Moti Masjid (Delhi)
To the west of the Hammam lies the small mosque, the Moti Masjid (Pearl Mosque) is a large white marble mosque built by the Mughal emperor Aurangzeb, for his personal use, at the Red Fort complex in Delhi, India, from 1659-1660. A mosque by the same name was also built in 1645 CE by Shah Jahan, Aurangzeb's father, inside the Lahore Fort in Lahore, Pakistan.
image credit : east med wanderer
The personal mosque of Aurungzeb, Moti Masjid or Pearl Mosque lies to the west of Hamam. Situated on a higher level than courtyards, the prayer-hall of the mosque has inlaid black-marble outlines of 'musallas' (small carpets for prayers) and is surmounted by three bulbous domes. It is said that these domes were originally copper plated and even the eastern door is plated with copper leaves. The ladies of the seraglio also used the mosque to offer their prayers to God.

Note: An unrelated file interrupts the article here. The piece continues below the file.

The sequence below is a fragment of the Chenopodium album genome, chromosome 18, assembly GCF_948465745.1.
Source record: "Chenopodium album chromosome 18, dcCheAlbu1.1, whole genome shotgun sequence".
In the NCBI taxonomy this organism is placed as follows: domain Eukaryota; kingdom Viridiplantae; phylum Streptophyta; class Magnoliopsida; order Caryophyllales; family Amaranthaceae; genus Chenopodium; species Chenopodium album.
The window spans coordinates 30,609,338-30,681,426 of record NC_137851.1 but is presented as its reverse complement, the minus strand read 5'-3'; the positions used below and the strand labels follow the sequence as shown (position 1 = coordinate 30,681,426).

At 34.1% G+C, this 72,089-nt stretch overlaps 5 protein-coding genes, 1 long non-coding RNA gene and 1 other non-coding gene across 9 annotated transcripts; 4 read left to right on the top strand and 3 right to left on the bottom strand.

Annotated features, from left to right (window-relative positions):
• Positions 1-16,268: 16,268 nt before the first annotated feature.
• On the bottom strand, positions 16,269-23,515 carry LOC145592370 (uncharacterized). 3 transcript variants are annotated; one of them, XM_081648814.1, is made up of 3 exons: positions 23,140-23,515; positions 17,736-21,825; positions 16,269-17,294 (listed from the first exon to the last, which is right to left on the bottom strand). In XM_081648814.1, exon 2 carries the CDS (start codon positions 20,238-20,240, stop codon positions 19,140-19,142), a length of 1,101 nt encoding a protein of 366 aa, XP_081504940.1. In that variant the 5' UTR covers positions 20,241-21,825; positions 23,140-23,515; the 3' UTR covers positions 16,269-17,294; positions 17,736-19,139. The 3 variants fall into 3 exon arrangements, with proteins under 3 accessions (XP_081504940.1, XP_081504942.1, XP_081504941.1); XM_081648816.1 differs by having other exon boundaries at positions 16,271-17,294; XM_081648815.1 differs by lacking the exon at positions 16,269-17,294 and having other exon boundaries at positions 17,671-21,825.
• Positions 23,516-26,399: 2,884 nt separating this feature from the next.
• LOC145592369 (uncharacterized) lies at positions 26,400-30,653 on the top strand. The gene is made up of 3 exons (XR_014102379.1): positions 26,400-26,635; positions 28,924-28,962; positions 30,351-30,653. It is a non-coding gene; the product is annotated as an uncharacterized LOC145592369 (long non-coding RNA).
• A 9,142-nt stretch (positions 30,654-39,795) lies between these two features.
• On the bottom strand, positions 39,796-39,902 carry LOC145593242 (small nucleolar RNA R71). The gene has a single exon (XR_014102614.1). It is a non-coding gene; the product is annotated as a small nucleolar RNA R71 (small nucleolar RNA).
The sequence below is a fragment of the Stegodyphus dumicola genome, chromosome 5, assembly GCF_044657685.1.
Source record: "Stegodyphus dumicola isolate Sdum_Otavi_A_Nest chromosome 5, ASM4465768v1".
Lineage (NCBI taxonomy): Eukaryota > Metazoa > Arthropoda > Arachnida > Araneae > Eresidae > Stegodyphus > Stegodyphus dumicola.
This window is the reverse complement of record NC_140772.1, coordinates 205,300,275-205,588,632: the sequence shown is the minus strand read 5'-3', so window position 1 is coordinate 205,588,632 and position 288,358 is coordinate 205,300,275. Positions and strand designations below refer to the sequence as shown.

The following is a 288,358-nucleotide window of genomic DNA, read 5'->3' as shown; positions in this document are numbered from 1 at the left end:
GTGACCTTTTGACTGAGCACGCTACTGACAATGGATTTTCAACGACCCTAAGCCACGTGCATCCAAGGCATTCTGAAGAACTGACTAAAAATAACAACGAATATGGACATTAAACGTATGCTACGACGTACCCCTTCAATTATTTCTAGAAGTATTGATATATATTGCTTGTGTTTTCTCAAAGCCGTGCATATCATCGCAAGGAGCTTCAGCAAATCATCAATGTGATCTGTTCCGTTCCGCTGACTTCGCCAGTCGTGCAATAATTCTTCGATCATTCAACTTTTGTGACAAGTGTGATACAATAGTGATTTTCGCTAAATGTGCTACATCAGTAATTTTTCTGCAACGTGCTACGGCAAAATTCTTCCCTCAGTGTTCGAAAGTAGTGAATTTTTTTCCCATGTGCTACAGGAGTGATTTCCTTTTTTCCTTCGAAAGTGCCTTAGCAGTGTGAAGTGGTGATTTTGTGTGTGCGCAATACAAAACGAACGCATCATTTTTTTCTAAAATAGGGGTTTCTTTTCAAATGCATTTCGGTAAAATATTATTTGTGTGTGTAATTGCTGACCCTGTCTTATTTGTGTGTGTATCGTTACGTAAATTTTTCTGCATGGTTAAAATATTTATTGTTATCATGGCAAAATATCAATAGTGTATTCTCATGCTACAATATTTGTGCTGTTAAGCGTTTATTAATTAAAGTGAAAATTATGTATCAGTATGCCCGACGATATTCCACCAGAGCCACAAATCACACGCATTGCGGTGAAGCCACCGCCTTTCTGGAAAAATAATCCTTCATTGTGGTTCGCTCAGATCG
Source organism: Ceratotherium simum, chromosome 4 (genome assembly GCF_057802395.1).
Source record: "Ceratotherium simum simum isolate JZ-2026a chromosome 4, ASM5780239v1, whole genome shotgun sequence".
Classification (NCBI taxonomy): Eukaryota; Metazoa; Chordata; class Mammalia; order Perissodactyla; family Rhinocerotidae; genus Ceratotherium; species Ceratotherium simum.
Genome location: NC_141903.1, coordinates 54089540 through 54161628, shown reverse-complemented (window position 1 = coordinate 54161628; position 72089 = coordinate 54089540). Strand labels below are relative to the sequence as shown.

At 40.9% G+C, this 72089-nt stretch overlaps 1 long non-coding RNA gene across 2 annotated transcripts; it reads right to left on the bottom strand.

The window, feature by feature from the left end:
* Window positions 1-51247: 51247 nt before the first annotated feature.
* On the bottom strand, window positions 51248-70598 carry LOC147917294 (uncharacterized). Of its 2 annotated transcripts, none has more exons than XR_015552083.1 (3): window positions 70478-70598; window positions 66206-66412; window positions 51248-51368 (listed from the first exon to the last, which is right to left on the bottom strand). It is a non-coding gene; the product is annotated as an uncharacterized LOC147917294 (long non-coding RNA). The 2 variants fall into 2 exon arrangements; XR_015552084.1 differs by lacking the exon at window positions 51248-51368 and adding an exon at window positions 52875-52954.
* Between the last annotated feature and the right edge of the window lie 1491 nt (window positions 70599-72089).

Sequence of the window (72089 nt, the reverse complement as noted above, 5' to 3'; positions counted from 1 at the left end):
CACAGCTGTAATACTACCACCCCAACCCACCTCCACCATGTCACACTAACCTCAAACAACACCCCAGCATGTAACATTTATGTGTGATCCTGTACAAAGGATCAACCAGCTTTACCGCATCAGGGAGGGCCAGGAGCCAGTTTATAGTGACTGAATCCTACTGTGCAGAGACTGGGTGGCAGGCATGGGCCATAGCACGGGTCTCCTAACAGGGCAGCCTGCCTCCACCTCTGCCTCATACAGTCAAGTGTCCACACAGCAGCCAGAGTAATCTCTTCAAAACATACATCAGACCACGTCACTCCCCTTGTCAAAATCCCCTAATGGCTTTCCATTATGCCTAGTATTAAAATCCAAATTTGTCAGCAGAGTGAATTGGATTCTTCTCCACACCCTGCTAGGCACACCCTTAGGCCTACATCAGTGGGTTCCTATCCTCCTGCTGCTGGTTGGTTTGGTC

The prayer-hall of the mosque is inlaid with outlines of musallas (small carpets for prayers) in black marble, and it stands at a higher level than the courtyard. The hall is surmounted by three bulbous domes, originally copper-plated, which appear to be too constricted at the neck. The eastern door is provided with copper-plated leaves. The mosque was also used by the ladies of the seraglio.
image credit : Peter Crawford 1946
Another small mosque by the same name, was built for private prayer, by Mughal emperor, Bahadur Shah I (r. 1707-1712) and Aurangzeb's son, close to the Ajmere Gate of the dargah of Sufi saint, Qutbuddin Bakhtiar Kaki at Mehrauli, and is an imitation of the one inside the Red Fort of Delhi.